Tennessee Football: Is Imani Cross the Missing Piece of the Volunteers Offense?

Dr. SECAnalyst IINovember 10, 2011

The Tennessee Volunteers are currently dead last in the SEC rushing this season. The Vols are averaging an anemic 86.6 rushing yards per game and Tennessee fans are hoping the 2012 class will help bring some relief.

Relying on a freshman running back can be risky due to their inability to sustain punishment over the course of an entire college football season. However, this is unlikely to be an issue with Tennessee’s first verbal commitment of the 2012 season, Imani Cross.

Cross is a teenager in a grown man's body at 6’1" and 225 pounds. He is currently listed as a 3-star recruit, but that is only because many scouting agencies put greater emphasis on 40 times than game production.

Cross will never be confused with Millbrook, NC speedster Keith Marshall, but that does not mean he won't be an impact back as a freshman. Cross only runs a 4.65 40-yard dash, however, as you will see in his game film breakdown, he is still going to be a solid running back.

The Gainesville, GA native rushed for 1,698 yards on 191 carries and scored 24 touchdowns this season for North Hall High School.

As I turned on the game film to watch Cross, the first thing I noticed is the aforementioned body—it is ready for SEC play today. There will be no need to redshirt Cross, which is imperative for Tennessee if they are going to take the next step.

I knew before I turned on the first game he did not have the extra gear in the open field that some coaches crave; again, this is the sole reason that he was not ranked a 4-star recruit.

However, it is also clear that Cross does have very good straight-line speed for his size. While Cross is unlikely to break many 50-yard runs, he could end up with multiple 15-yard rushes each game. He is a three-down back and is just what the doctor ordered for the Volunteers offense.

He can pound the ball between the tackles and get positive yards each time. He does a phenomenal job of squaring up his shoulders and getting down field. One person will not bring him down and he consistently breaks arm tackles.

Cross runs behinds his pad and uses his thick thighs to drive through opponents. I watched three full games and he did not allow one linebacker to get a clean shot on him in any of those games. His ability to give the hit instead of taking the hit will go a long way in the SEC.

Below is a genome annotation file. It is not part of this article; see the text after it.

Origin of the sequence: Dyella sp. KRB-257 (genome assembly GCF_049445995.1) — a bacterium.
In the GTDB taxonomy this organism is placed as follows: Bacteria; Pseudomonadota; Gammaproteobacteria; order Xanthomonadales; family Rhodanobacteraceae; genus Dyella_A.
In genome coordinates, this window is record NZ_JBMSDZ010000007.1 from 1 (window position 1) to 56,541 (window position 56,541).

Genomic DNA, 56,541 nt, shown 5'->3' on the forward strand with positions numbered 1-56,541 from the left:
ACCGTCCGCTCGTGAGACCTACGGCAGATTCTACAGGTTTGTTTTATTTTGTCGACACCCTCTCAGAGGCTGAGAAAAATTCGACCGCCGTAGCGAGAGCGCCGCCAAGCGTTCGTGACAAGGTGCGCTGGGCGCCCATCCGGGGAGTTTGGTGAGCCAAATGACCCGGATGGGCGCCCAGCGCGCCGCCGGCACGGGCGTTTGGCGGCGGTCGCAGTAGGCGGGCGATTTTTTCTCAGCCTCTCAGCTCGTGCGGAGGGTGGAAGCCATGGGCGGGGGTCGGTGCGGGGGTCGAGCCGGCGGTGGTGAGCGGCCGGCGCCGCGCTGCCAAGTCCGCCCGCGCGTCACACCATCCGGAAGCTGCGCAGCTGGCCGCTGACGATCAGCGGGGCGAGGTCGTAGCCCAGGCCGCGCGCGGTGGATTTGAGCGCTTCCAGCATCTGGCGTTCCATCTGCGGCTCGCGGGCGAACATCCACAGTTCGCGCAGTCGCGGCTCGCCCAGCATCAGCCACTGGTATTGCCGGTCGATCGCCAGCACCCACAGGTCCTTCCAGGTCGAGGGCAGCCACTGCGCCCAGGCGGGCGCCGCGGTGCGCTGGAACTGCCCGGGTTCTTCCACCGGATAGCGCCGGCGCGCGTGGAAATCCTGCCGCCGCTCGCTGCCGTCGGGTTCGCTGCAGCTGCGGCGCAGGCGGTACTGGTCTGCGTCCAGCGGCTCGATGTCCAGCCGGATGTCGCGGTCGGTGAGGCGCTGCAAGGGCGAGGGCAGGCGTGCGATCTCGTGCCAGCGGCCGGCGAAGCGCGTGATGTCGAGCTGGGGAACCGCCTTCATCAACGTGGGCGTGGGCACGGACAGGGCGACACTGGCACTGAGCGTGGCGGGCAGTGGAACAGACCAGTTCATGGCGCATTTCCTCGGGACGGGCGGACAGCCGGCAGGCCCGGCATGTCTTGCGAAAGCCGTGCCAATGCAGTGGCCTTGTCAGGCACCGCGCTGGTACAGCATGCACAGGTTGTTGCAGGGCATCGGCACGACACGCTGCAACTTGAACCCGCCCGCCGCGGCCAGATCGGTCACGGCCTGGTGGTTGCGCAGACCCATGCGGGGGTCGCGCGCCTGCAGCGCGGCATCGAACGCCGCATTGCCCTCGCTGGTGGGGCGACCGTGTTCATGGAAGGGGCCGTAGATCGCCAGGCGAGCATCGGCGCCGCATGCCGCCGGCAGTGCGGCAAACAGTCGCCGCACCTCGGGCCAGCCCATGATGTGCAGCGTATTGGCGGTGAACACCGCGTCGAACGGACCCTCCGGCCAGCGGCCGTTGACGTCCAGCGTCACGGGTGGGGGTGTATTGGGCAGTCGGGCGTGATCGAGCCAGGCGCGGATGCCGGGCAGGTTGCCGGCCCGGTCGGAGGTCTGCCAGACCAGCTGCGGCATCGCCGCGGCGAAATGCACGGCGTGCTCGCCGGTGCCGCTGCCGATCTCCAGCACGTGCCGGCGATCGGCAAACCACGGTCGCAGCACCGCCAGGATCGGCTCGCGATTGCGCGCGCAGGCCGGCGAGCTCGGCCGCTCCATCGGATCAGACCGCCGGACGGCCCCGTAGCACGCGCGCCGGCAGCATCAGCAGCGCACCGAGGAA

When running behind blockers, he is also very patient. He needs to work on making crisper cuts, but he does a good job of always maintaining his balance.

Outside his running style, another attribute that will allow him to get early playing time is his pass blocking.

The Volunteers will need to do a better job of protecting Tyler Bray next season and Cross could be of immediate help in that area. I truly believe he is a better pass blocker than 80 percent of the current SEC starting running backs.

Cross will also be valuable in catching passes out of the backfield, and I am sure Derek Dooley will use him in several running back screens. He has good hands and his downhill running style will be valuable in such plays.


Final Analysis:

I believe Imani Cross will get valuable minutes as a true freshman. He is not going to bring the wow factor that some fans want to see at first, but he will become a first-down machine and a tremendous asset in both blocking and receiving in the passing game.

I do not like comparing NFL legends to high school recruits, however, he does remind me of Emmitt Smith a great deal. Smith ran a 4.7 40-yard dash early in his career but knew how to run behind his pads.

I am not predicting that Cross will become the next Emmitt Smith, but he will be a solid SEC back. Even though he was an early commit, he made a wise choice in selecting Tennessee. His skill set wouldn’t succeed everywhere but it will in Knoxville.